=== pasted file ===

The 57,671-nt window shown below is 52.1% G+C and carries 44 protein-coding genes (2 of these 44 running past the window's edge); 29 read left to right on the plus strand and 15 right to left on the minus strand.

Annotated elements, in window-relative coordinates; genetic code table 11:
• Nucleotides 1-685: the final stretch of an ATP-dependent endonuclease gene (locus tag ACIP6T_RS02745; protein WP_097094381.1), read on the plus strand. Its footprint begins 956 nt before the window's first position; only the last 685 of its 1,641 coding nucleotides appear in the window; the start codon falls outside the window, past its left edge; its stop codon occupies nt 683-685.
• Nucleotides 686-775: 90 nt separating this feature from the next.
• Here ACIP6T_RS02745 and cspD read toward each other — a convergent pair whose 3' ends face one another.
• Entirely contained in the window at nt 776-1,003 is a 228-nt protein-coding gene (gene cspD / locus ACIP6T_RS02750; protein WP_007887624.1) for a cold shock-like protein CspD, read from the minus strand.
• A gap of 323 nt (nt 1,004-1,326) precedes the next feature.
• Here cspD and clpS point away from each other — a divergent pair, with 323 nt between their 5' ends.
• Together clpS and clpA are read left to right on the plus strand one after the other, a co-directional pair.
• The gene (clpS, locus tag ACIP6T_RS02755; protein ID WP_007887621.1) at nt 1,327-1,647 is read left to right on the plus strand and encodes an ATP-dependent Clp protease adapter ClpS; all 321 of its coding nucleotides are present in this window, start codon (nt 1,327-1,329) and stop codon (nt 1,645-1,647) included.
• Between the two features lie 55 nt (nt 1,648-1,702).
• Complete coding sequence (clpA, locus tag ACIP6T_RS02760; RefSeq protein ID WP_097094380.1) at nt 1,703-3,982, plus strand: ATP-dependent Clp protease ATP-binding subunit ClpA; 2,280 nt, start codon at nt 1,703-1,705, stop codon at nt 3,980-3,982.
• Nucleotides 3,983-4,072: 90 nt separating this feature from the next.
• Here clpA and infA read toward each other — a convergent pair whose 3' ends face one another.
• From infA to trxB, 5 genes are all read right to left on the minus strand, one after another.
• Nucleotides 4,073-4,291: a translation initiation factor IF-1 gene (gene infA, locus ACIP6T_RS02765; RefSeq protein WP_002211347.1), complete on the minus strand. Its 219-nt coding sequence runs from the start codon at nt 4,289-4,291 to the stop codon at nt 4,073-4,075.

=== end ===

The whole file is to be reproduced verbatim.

The 57,671-nt window shown below is 52.1% G+C and carries 44 protein-coding genes (2 of these 44 running past the window's edge); 29 read left to right on the plus strand and 15 right to left on the minus strand.

Annotated elements, in window-relative coordinates; genetic code table 11:
• Nucleotides 1-685: the final stretch of an ATP-dependent endonuclease gene (locus tag ACIP6T_RS02745; protein WP_097094381.1), read on the plus strand. Its footprint begins 956 nt before the window's first position; only the last 685 of its 1,641 coding nucleotides appear in the window; the start codon falls outside the window, past its left edge; its stop codon occupies nt 683-685.
• Nucleotides 686-775: 90 nt separating this feature from the next.
• Here ACIP6T_RS02745 and cspD read toward each other — a convergent pair whose 3' ends face one another.
• Entirely contained in the window at nt 776-1,003 is a 228-nt protein-coding gene (gene cspD / locus ACIP6T_RS02750; protein WP_007887624.1) for a cold shock-like protein CspD, read from the minus strand.
• A gap of 323 nt (nt 1,004-1,326) precedes the next feature.
• Here cspD and clpS point away from each other — a divergent pair, with 323 nt between their 5' ends.
• Together clpS and clpA are read left to right on the plus strand one after the other, a co-directional pair.
• The gene (clpS, locus tag ACIP6T_RS02755; protein ID WP_007887621.1) at nt 1,327-1,647 is read left to right on the plus strand and encodes an ATP-dependent Clp protease adapter ClpS; all 321 of its coding nucleotides are present in this window, start codon (nt 1,327-1,329) and stop codon (nt 1,645-1,647) included.
• Between the two features lie 55 nt (nt 1,648-1,702).
• Complete coding sequence (clpA, locus tag ACIP6T_RS02760; RefSeq protein ID WP_097094380.1) at nt 1,703-3,982, plus strand: ATP-dependent Clp protease ATP-binding subunit ClpA; 2,280 nt, start codon at nt 1,703-1,705, stop codon at nt 3,980-3,982.
• Nucleotides 3,983-4,072: 90 nt separating this feature from the next.
• Here clpA and infA read toward each other — a convergent pair whose 3' ends face one another.
• From infA to trxB, 5 genes are all read right to left on the minus strand, one after another.
• Nucleotides 4,073-4,291: a translation initiation factor IF-1 gene (gene infA, locus ACIP6T_RS02765; RefSeq protein WP_002211347.1), complete on the minus strand. Its 219-nt coding sequence runs from the start codon at nt 4,289-4,291 to the stop codon at nt 4,073-4,075.